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Masses and Properties of Extrasolar Planets.

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Title:Masses and Properties of Extrasolar Planets.
Authors:Sinukoff, Evan J.
Contributors:Astronomy (department)
Keywords:astronomy
exoplanets
Date Issued:Aug 2018
Publisher:University of Hawaiʻi at Mānoa
Abstract:NASA's Kepler Mission revealed that the majority of planets orbiting close to Sun-like stars are
between the size of Earth and Neptune. Yet these \super-Earths" and \sub-Neptunes" are absent
from our Solar System. The distributions of planet properties measured by Kepler | radii and
orbital periods | have been precisely measured, but we do not yet have a good understanding
of their masses and bulk compositions, which can ultimately be linked to their origins. Follow-up
measurements of the masses of a few dozen Kepler planets demonstrated that planets smaller than 1.5 Earth-radii are predominantly rocky, while larger planets typically have gaseous envelopes.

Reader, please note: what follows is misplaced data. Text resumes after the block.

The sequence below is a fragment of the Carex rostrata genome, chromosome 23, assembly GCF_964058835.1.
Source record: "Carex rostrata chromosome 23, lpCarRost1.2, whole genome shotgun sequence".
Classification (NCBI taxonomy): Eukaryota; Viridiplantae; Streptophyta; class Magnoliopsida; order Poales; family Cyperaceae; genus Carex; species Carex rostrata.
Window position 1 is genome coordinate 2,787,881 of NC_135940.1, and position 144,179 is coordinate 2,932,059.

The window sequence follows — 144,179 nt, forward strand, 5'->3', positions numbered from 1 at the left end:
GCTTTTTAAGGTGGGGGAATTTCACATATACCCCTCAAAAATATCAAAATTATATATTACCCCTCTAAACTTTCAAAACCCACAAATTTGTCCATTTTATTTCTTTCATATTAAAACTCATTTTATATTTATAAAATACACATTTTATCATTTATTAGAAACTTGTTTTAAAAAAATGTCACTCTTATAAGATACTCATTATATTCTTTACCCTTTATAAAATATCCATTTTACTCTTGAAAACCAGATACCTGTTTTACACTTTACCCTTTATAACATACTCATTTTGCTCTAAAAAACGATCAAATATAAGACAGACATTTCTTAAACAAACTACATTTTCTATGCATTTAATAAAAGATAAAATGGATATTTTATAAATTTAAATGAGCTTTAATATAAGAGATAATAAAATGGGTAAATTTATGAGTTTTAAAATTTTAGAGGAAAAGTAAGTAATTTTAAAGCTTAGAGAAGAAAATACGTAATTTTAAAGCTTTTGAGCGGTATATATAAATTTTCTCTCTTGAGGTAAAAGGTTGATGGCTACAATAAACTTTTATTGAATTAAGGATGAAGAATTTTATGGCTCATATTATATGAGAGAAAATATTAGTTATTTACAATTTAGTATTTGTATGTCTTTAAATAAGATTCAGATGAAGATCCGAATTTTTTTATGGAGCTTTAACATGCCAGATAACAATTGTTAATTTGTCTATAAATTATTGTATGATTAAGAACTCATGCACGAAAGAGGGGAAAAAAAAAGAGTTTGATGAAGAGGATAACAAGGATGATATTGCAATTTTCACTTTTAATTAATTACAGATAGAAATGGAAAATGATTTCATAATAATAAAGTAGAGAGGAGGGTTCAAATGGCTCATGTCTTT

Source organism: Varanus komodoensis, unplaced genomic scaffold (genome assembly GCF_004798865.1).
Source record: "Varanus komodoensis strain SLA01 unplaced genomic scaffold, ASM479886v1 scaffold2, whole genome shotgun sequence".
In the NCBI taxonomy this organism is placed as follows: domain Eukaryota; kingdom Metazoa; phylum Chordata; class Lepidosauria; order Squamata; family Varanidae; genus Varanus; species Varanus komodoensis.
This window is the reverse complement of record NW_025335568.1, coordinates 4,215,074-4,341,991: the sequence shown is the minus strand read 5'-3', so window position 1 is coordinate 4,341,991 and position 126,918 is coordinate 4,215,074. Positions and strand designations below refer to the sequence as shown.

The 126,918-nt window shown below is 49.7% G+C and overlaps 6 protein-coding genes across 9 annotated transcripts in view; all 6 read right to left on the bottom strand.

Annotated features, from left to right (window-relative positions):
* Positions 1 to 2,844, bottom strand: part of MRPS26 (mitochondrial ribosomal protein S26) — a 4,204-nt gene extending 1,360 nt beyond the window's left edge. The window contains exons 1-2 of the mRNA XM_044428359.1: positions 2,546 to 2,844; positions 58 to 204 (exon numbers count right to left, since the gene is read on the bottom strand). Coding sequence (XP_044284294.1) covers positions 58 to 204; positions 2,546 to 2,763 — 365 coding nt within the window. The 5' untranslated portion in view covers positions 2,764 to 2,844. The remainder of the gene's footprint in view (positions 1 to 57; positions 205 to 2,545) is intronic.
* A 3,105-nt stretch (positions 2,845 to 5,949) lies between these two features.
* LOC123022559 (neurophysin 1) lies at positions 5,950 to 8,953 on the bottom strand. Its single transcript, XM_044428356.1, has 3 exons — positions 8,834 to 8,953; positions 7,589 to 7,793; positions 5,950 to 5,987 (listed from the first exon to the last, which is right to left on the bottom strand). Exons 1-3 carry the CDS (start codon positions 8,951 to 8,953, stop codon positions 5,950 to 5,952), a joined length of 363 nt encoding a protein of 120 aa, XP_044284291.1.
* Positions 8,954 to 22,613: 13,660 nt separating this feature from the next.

Measurements of mass and radius do not provide a one-to-one relationship, indicating that compositions
might depend on environmental parameters like temperature, and properties of the host
star. Building on this, we leverage NASA's K2 mission to identify and measure the masses of
dozens more small planets orbiting bright stars. After nearly doubling the number of small planets
with measured densities, and precisely characterizing each host star, we re-examined the distribution of planet bulk compositions, the transition from rocky to gas-dominated planets, and their dependencies on temperature and host star properties. Planet core mass is correlated with host
star metallicity, suggesting that the availability of solids aects planet composition. There are two
distinct planet populations | \super-Earths" consisting of 1{2 R cores with little to no gas, and
larger \sub-Neptunes" with H/He envelopes comprising & 1% of their total mass. The gap between
these populations appears devoid of sub-Neptunes with the most tenuous atmospheres (<1%
H/He), indicating that such planets experience complete photoevaporation.
Description:Ph.D. Thesis. University of Hawaiʻi at Mānoa 2018.
URI:http://hdl.handle.net/10125/62172
Rights:All UHM dissertations and theses are protected by copyright. They may be viewed from this source for any purpose, but reproduction or distribution in any format is prohibited without written permission from the copyright owner.
Appears in Collections: Ph.D. - Astronomy


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